Virginia’s ‘amazing moment’: The view from ground zero of U.S. gun debate

Julio Cortez/AP
Demonstrators stand outside a security zone before a pro-gun rally, Jan. 20, 2020, in Richmond, Virginia.

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How would you react to a plainclothes resident strolling down the street with an AR-15 tossed over his shoulder?

If you are like Laura Kinzinger of Cape Charles, Virginia, you might call the police and then duck, run, and hide. “It might be legal,” she says. “But it’s not normal.”

Why We Wrote This

A seismic shift underway in Virginia has lawmakers asking a question once unthinkable for the home of the NRA: How do you ban “America’s gun”?

But if you are like the 22,000 people who gathered in Richmond, Virginia, late last month, openly carrying an assault-style rifle is a form of protest and a reminder of Second Amendment rights. “The pictures that are taken from here ... can live forever and encourage people to remember our rights,” says Jeff Hulbert, a gun-rights advocate from Maryland who attended the rally.

Virginia, a historically gun-friendly Southern state, has become a front line in the battle over gun rights in the United States, as newly elected Democrats move forward with a ban on new sales of assault-style rifles.

“It is an amazing moment,” says Adam Winkler, author of “Gunfight: The Battle Over the Right to Bear Arms in America.” “A lot of people since [the 2012 Sandy Hook massacre] have expressed disappointment that nothing has changed, but we have actually seen a real shift in American gun politics. Virginia is really the crucible of that.”

As chants of “USA! USA!” poured over him, Jeff Hulbert stood at the ready – a soldier, in his eyes, of democracy. Behind him rose the peak of the Virginia Capitol in the state that has become ground zero in the shifting politics of gun rights across the United States.

On a fence fluttered a “We Will Not Comply” banner. Strapped around his shoulder, an Israeli Tavor rifle, which fires the same ammunition as an AR-15 – a military-style weapon that has become popular as an avatar of armed citizenship on the right and decried as a machine of mass death on the left.

“We think it’s very symbolic to wear our sidearms, to wear a rifle, because the pictures that are taken from here ... can live forever and encourage people to remember our rights,” says Mr. Hulbert, a Maryland resident and founder of Patriot Picket, a gun-rights advocacy group.

Why We Wrote This

A seismic shift underway in Virginia has lawmakers asking a question once unthinkable for the home of the NRA: How do you ban “America’s gun”?

But Cape Charles resident Laura Kinzinger has an opposite reaction. If she saw someone openly carrying a long rifle, she says she’d call the police and then duck, run, and hide.

“It might be legal. But it’s not normal,” she says. “That person might suddenly use it. I mean, there could be accidents. The thought of walking around with an [assault-style] rifle is just horrific. They are designed to kill people. That’s what they do.”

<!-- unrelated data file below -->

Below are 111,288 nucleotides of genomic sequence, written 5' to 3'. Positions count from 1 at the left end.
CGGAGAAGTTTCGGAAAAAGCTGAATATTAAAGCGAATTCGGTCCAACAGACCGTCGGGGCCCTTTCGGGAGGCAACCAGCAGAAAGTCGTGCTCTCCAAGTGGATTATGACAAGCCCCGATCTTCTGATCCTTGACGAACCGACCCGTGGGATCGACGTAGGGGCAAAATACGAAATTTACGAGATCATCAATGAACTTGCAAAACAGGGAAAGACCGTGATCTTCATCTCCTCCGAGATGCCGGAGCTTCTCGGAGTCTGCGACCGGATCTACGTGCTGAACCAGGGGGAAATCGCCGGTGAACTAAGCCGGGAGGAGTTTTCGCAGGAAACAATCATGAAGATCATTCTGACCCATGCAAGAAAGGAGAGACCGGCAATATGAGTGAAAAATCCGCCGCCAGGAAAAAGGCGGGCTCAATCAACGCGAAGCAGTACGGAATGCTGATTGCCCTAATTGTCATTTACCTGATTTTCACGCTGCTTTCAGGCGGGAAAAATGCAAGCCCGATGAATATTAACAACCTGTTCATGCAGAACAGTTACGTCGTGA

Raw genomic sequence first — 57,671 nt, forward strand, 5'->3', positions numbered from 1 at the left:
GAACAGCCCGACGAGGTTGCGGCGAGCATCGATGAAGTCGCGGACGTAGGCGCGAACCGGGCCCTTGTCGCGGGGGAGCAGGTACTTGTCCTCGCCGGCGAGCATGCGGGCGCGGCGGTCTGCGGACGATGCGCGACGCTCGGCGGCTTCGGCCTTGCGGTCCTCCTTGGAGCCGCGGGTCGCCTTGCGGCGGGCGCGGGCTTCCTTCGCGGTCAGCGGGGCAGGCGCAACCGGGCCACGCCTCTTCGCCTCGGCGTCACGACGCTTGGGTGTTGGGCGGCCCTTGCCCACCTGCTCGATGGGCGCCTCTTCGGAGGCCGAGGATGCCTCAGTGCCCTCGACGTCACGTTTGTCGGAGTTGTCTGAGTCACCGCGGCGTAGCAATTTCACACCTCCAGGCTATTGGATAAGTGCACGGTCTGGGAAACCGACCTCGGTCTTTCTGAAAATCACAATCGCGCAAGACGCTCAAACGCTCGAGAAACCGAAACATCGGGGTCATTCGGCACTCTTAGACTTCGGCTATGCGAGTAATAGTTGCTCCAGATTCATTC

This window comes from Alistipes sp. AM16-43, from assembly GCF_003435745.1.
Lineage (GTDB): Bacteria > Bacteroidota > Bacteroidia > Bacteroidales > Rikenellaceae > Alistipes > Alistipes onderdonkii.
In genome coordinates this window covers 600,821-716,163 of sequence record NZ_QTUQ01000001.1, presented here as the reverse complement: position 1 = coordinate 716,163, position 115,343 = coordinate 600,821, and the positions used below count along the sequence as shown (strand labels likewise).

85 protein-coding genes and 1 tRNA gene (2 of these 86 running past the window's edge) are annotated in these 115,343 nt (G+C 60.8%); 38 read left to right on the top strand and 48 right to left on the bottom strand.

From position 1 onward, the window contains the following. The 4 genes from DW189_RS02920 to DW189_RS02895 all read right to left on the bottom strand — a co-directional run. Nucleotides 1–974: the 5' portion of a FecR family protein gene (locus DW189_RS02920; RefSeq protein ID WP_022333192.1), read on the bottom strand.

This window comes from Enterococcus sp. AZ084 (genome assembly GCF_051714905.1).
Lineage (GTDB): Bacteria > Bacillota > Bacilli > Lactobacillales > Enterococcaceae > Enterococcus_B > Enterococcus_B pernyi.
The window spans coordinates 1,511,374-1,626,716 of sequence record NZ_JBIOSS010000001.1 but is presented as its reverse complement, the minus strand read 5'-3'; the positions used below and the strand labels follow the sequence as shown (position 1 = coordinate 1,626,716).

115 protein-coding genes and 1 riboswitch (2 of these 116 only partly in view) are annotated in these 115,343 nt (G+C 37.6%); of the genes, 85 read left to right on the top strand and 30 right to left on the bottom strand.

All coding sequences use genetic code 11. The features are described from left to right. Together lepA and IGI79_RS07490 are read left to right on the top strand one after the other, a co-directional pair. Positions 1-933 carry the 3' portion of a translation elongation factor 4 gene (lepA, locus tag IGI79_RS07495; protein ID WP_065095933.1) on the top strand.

As complaints of government overreach still echo from the 22,000-strong show of largely armed force in Richmond late last month, newly elected Democrats are moving forward with a ban on new sales of the assault-style rifles, including misdemeanor penalties for possession of magazines that hold more than seven rounds.

The turn of a historically gun-friendly Southern state toward gun restrictions comes as the U.S. Supreme Court takes its first gun rights case in a decade to determine how far municipalities can go to restrict guns. Given that a conservative majority is unlikely to OK broad new restraints, battles at the state level have come to define an epic shift for Second Amendment reformers.

“It is an amazing moment,” says Adam Winkler, a law professor at the University of California, Los Angeles, and author of “Gunfight: The Battle Over the Right to Bear Arms in America.” “A lot of people since [the 2012 Sandy Hook massacre] have expressed disappointment that nothing has changed, but we have actually seen a real shift in American gun politics. Virginia is really the crucible of that.”

On Monday, the House of Delegates advanced the assault-style ban to its final reading, with Democratic lawmakers contending that it will not infringe on anybody’s Second Amendment rights. Republicans argue otherwise, saying it would criminalize ownership of some magazines, even after Democrats tempered penalties to a misdemeanor. At one point, police escorted protesters out of the chamber. “Whose side are you on?” they shouted at officers.

But the political fight between blue suburbs and red rural areas over the proposed ban has also bared tensions among gun owners themselves. Does open carry, as Mr. Hulbert hopes, normalize the image of an armed citizenry? Or does it further entrench the idea that the right to carry a long rifle infringes on the freedoms of non-gun owners?